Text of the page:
Playboy of the West Indies

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Playboy of the West Indies is a play by Trinidadian playwright Mustapha Matura, a Caribbean version of Synge's The Playboy of the Western World. Playboy of the West Indies opened at the Oxford Playhouse in 1984 and subsequently toured the UK, finishing at the Tricycle Theatre in London. The original cast included Joy Richardson (as Alice), Jackie de Peza (Ivy), Frank Singuineau (Jimmy), Jim Findley (Ken), T-Bone Wilson (Mac), Mona Hammond (Mama Benin), Rudolph Walker (Mikey), Joan Ann Maynard (Peggy), Tommy Eytle (Phil), and Jason Rose (Stanley).[1]

The play has also enjoyed much success in the United States, most notably at The Court Theatre, Chicago; Arena Stage, Washington, DC; New Jersey and Yale Rep. The Court Theatre Chicago's production was nominated for four Jefferson Awards.[1] There was an extremely successful revival of the play at the Lincoln Center, New York, in 1993, directed by Gerald Gutierrez.[2]

Mustapha also wrote the television adaptation, screened on BBC2 in 1985.[3]

The play has been called a "marvellous adaptation",[4] and in 2004 it was revived at the Tricycle Theatre and the Nottingham Playhouse, in a well reviewed production by Nicolas Kent, who first directed the play 20 years earlier.[5] Peter Hepple in The Stage stated: "Whereas Playboy of the Western World is recognised as a serious play, despite its comedy overtones, Mustapha Matura’s Trinidadian version is all good humour. Possibly this is because its setting, a small fishing village, may have some significance to West Indians but to us it is simply a colourful background for this clever adaptation."[6] Michael Billington wrote in The Guardian, "As comedy, Matura's version is hard to fault: he keeps all Synge's surprise entrances and adds to them his own 1950 period texture and joyous Creole dialogue...."[7][8][9]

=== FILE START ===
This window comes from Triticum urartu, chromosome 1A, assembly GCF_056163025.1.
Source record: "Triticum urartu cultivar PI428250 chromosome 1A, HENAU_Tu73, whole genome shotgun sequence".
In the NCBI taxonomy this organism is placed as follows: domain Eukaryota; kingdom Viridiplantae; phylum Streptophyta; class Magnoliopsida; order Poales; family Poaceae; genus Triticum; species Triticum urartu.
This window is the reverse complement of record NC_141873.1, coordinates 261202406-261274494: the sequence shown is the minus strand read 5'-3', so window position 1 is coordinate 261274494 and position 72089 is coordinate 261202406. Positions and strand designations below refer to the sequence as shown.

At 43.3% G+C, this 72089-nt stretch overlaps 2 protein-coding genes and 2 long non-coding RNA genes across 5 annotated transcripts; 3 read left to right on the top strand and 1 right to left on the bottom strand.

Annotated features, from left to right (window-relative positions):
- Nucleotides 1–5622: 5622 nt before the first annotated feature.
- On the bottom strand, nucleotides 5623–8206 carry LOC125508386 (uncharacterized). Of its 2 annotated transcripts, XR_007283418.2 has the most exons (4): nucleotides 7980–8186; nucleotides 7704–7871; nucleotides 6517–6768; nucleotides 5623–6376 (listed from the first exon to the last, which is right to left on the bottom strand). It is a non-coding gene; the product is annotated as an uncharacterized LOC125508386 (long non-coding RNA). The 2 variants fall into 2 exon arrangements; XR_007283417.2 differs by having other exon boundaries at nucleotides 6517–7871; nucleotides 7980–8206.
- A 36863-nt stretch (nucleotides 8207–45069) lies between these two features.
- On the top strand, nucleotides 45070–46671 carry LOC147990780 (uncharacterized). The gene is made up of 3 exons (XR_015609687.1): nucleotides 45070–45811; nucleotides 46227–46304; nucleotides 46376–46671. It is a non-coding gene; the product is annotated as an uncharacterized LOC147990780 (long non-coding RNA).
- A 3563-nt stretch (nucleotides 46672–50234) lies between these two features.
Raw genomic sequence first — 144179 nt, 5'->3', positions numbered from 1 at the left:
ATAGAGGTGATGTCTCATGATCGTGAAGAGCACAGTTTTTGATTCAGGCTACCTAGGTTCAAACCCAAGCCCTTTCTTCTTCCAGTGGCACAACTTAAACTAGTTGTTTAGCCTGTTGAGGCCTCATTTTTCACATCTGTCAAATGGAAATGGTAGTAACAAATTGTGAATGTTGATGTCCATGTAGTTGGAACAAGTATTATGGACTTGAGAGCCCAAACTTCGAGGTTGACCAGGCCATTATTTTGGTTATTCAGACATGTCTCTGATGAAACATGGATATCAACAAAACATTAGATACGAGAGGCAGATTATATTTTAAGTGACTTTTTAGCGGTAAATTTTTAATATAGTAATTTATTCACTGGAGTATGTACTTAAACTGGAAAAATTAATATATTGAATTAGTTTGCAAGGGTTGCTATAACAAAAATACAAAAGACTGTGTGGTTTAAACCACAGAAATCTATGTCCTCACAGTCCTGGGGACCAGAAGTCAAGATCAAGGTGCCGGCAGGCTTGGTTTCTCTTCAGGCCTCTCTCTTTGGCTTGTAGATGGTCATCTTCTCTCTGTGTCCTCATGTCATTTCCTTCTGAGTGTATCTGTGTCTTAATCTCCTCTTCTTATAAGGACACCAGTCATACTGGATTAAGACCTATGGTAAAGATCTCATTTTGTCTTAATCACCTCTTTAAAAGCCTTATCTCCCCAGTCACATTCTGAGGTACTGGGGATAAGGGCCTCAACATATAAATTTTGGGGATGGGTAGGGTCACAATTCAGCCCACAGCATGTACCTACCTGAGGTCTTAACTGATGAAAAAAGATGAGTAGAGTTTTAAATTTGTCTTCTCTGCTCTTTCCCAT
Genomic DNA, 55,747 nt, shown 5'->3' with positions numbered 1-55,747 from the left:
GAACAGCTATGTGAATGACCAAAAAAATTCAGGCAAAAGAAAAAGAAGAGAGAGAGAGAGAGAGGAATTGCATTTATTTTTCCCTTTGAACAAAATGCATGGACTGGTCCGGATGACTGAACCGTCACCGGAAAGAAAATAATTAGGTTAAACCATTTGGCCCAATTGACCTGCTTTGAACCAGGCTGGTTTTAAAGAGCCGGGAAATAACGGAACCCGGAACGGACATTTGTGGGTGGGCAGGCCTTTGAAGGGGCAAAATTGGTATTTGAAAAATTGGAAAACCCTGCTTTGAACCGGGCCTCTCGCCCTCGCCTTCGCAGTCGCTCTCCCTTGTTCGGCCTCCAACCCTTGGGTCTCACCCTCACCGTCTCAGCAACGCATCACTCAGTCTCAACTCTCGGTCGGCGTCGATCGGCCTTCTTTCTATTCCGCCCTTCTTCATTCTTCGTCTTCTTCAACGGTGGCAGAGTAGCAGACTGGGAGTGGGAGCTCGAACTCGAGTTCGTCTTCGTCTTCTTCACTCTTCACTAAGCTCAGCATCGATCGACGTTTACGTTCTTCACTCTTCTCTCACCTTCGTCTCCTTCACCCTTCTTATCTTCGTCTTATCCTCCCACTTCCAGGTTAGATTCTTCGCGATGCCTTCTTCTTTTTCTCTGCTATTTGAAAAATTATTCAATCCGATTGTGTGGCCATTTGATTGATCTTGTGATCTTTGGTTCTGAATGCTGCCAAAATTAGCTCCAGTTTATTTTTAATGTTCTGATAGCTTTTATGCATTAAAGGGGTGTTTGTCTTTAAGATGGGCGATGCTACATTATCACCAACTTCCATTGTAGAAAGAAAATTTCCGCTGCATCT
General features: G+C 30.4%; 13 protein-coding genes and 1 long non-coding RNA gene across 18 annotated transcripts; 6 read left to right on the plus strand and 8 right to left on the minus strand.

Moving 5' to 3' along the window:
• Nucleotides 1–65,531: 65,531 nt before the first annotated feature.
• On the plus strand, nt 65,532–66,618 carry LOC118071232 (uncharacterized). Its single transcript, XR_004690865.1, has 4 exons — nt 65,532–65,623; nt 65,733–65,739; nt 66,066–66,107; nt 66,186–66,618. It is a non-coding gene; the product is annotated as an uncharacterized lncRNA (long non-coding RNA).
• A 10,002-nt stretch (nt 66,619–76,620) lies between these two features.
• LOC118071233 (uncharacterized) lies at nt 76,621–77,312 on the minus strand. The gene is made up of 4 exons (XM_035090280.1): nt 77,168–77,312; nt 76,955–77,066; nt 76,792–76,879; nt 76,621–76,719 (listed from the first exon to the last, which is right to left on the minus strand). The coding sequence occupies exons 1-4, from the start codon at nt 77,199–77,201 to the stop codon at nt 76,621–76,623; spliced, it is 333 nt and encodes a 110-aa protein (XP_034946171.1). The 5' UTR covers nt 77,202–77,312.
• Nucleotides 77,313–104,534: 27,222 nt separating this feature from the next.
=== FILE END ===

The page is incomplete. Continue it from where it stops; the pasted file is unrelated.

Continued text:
1. ^ a b "Playboy of the West Indies By Mustapha Matura", National Theatre Black Plays Archive.
  2. ^ "Shows | April 14 - July 25, 1993: Playboy of the West Indies", Lincoln Center Theater.
  3. ^ Playboy of the West Indies Archived 2014-03-15 at the Wayback Machine., London: Oberon Books.
  4. ^ Charles Spencer, "Caribbean riot of love and grief", The Telegraph, 8 December 2004.
  5. ^ Adam Scott, "Playboy of the West Indies, Tricycle Theatre, London", The Independent, 14 December 2004.
  6. ^ Peter Hepple, "Playboy of the West Indies" (review), The Stage, 9 December 2004.
  7. ^ Michael Billington, "Playboy of the West Indies" (review), The Guardian, 7 December 2004.
  8. ^ Pat Ashworth, "Playboy of the West Indies", The Stage, 10 February 2005.
  9. ^ Steve Orme, "Playboy of the West Indies" (review), British Theatre Guide, 2005.

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